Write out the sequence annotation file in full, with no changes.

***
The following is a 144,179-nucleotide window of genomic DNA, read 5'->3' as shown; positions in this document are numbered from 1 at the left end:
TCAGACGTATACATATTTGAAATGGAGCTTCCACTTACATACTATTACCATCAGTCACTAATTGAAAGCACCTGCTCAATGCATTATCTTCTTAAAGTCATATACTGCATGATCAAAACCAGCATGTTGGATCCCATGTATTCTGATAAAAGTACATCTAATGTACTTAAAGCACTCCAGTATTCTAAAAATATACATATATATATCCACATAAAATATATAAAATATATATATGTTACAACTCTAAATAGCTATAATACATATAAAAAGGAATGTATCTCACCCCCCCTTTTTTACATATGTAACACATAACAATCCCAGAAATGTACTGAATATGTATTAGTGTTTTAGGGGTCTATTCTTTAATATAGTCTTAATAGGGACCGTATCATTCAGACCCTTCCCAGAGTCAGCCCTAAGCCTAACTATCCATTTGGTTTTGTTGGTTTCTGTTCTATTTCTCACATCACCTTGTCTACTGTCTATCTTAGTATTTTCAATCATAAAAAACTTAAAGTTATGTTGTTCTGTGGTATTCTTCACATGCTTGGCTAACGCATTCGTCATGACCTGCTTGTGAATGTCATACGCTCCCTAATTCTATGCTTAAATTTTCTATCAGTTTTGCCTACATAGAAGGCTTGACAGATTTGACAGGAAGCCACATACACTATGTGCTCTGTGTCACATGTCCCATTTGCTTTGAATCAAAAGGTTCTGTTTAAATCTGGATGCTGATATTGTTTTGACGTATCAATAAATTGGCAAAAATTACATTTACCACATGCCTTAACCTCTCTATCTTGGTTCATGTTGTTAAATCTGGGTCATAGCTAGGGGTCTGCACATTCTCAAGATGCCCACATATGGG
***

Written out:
The following is a 144,179-nucleotide window of genomic DNA, read 5'->3' as shown; positions in this document are numbered from 1 at the left end:
TCAGACGTATACATATTTGAAATGGAGCTTCCACTTACATACTATTACCATCAGTCACTAATTGAAAGCACCTGCTCAATGCATTATCTTCTTAAAGTCATATACTGCATGATCAAAACCAGCATGTTGGATCCCATGTATTCTGATAAAAGTACATCTAATGTACTTAAAGCACTCCAGTATTCTAAAAATATACATATATATATCCACATAAAATATATAAAATATATATATGTTACAACTCTAAATAGCTATAATACATATAAAAAGGAATGTATCTCACCCCCCCTTTTTTACATATGTAACACATAACAATCCCAGAAATGTACTGAATATGTATTAGTGTTTTAGGGGTCTATTCTTTAATATAGTCTTAATAGGGACCGTATCATTCAGACCCTTCCCAGAGTCAGCCCTAAGCCTAACTATCCATTTGGTTTTGTTGGTTTCTGTTCTATTTCTCACATCACCTTGTCTACTGTCTATCTTAGTATTTTCAATCATAAAAAACTTAAAGTTATGTTGTTCTGTGGTATTCTTCACATGCTTGGCTAACGCATTCGTCATGACCTGCTTGTGAATGTCATACGCTCCCTAATTCTATGCTTAAATTTTCTATCAGTTTTGCCTACATAGAAGGCTTGACAGATTTGACAGGAAGCCACATACACTATGTGCTCTGTGTCACATGTCCCATTTGCTTTGAATCAAAAGGTTCTGTTTAAATCTGGATGCTGATATTGTTTTGACGTATCAATAAATTGGCAAAAATTACATTTACCACATGCCTTAACCTCTCTATCTTGGTTCATGTTGTTAAATCTGGGTCATAGCTAGGGGTCTGCACATTCTCAAGATGCCCACATATGGG